Carbohydrates are found in sugar, fruits, vegetables, dairy and grains. They both exist in either a natural or refined form. Most carbohydrates break down into glucose (a specific type of sugar). There are two types of carbohydrates: simple carbohydrates and complex carbohydrates. Both of these feed yeast.
A diet too high in carbohydrates can upset the delicate balance of your body's blood sugar level, resulting in fluctuations in energy and mood that leave you feeling irritated and tired.
Simple carbohydrates include sugar, juice or soda, candy and some fruits and have little to no nutritional value and therefore should be limited. Simple carbohydrates provide short bursts of energy and activity, followed by a crash of blood sugar and energy.
Simple carbohydrates are also known as sugars. Simple carbohydrates are considered “empty calories” since there are not any vitamins or minerals in sugar. Simple carbohydrates are monosaccharide (one) and disaccharide (two) carbohydrates.
Natural sugars are found in:
- brown rice syrup
- maple syrup
Refined sugars are found in:
- biscuits, cakes and pastries
- canned or jarred fruits
- cookies corn syrup
- fruit juice
- prepared foods and sauces
- soft drinks
- sugar (brown, white)
- table sugar
Simple carbohydrates (sugar) cause tooth decay.
Complex carbohydrates include corn, rice, potato, nuts and oats. Complex carbohydrates provide a slower release of energy and don’t cause the same drastic blood sugar changes. Complex carbohydrates are often referred to as starch or starchy foods.
Complex carbohydrates as natural starches are found in:
- rice (brown, white, Arborio, jasmine)
- root vegetables
They are found in processed and prepared foods like:
- All Bran
- Biscuits breads
- cake cookies crackers
- granary bread
- high-fiber breakfast cereals
- pancakes, waffle
- Pasta pastries
- pita bread
- Porridge oats
- rice (brown, white, Arborio, jasmine)
- Ryvita Crispbread
- Shredded Wheat
- sugary processed breakfast cereals
- wheat flour
- white bread
- white flour
- white pasta
- wholegrain breads
- wholegrain cereals
How Your Body Uses Carbohydrates
Carbohydrates include foods composed of starches, sugar and/or fiber. They are the most common source of energy found in food. Proteins and fats make up the other two main sources of energy.
All carbohydrates form glucose when digested. Glucose is transported around the body via blood and taken into cells to be converted into energy.
The pancreas gland in your abdomen secretes the hormone insulin which controls the uptake of glucose by your cells.
If you have any excess glucose, this is converted into glycogen which is stored in the liver or in fat around the body.
When your body needs more energy, a second hormone called glucagon is secreted by the pancreas. This converts the glycogen back into glucose, which is then released into your bloodstream for your cells to use.
This means the body's glucose (sugar) metabolism is a cycle of glucose, insulin and glucagon reactions.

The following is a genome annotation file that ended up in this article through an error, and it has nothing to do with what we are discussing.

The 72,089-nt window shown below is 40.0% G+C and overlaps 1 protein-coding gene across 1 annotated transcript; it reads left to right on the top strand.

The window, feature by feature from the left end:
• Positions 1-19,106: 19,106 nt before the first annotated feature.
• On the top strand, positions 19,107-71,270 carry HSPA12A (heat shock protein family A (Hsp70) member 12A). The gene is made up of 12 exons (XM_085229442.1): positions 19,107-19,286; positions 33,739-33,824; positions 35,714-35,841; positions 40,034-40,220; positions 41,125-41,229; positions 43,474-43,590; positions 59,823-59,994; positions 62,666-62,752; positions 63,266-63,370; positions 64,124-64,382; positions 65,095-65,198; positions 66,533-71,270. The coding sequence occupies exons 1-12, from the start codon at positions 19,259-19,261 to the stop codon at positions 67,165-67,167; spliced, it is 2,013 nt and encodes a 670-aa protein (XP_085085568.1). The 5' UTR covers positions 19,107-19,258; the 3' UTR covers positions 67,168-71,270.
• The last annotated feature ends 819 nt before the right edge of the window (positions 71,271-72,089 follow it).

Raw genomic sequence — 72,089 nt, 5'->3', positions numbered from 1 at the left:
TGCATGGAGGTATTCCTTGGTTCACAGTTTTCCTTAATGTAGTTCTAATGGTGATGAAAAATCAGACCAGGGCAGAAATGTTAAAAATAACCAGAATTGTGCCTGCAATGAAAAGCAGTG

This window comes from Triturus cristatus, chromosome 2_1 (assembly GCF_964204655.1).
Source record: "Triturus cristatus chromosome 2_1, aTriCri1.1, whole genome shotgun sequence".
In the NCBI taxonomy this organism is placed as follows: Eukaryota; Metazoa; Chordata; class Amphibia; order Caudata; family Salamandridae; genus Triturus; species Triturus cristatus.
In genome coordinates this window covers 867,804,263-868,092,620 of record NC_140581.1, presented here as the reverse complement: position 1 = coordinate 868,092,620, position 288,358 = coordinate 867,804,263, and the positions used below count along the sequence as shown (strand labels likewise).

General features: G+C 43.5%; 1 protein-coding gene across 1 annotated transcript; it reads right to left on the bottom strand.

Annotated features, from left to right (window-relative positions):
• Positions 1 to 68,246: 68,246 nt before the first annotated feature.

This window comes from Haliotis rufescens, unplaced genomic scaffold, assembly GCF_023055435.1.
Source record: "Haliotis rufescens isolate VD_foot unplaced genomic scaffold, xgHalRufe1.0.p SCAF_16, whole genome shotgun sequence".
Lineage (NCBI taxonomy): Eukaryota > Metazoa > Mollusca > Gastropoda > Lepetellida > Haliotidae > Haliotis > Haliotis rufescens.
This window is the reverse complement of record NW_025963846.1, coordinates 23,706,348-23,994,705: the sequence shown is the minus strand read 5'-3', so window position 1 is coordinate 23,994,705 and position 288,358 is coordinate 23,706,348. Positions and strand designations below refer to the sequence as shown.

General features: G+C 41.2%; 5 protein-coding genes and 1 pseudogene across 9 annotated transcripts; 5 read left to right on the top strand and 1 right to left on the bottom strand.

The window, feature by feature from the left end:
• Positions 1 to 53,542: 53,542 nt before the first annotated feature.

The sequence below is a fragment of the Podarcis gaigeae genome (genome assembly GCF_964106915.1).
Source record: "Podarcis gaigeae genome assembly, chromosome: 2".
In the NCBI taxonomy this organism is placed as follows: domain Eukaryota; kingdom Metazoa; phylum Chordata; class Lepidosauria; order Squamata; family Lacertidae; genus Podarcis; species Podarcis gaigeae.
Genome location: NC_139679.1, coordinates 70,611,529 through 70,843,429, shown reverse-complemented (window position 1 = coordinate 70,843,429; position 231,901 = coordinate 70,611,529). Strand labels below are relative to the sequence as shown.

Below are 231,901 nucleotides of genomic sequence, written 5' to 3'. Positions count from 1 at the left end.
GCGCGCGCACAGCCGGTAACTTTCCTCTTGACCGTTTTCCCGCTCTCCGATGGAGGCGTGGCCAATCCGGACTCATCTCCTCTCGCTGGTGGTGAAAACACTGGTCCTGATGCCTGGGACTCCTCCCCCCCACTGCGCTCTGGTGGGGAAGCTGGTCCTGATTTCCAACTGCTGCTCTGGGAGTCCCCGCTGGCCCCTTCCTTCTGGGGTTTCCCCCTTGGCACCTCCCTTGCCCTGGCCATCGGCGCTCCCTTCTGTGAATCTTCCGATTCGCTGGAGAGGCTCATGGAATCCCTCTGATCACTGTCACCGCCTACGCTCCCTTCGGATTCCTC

The slower the release of glucose and hormones, the more stable and sustainable the energy levels of the body.
The more refined the carbohydrate, the faster the glucose is released into your blood. This can cause peaks and drops in your blood sugar level, and less stable energy levels in the body.
Complex carbohydrates provide a slower and more sustained release of energy than simple carbohydrates. In their natural form they contribute to long-term good health, appetite control and sustained energy levels. Whereas simple carbohydrates give you a quick rise and fall in your energy level.
A disaccharide is simply two monosaccharides linked together. Most of the primary disaccharides are simple sugars you're already familiar with and include table sugar (sucrose, which combines a molecule of glucose with a molecule of fructose), milk sugar (lactose, which combines a molecule of glucose with a molecule of galactose) and malt sugar (maltose, which combines two molecules of glucose). Disaccharides are similar to monosaccharides insofar as they provide a sweet taste to food and give you relatively quick energy, which is why they are considered "simple sugars" as well. Like monosaccharides, disaccharides don't ordinarily become a problem in the diet until they are consumed in excess. And also like monosaccharides, they are most likely to be consumed in excess when we choose processed foods that have been sweetened with added sugars like white, granulated table sugar (sucrose).
Glycemic index of sweeteners.
What Carbohydrates Does the Specific Carbohydrate Diet (SCD) Allow?
The allowed carbohydrates are monosaccharides and have a single molecule structure that allow them to be easily absorbed by the intestine wall. Complex carbohydrates are not allowed. Complex carbohydrates that are not easily digested feed harmful bacteria in our intestines causing them to overgrow producing by products and inflaming the intestine wall. The diet works by starving out these bacteria and restoring the balance of bacteria in our gut. (excerpted from Breaking the Vicious Cycle.)
Monosaccharides are present in most foods in at least some amount, but are particularly high in foods such as ripe fruit, and honey. Even on a low-sugar, yeast-fighting diet, the use of monosaccharides on the SCD is accepted since they are easily absorbed and the other types of carbohydrates are not used. Disaccharides require an enzyme to break down, which some kids with ASD don’t have in proper amounts.
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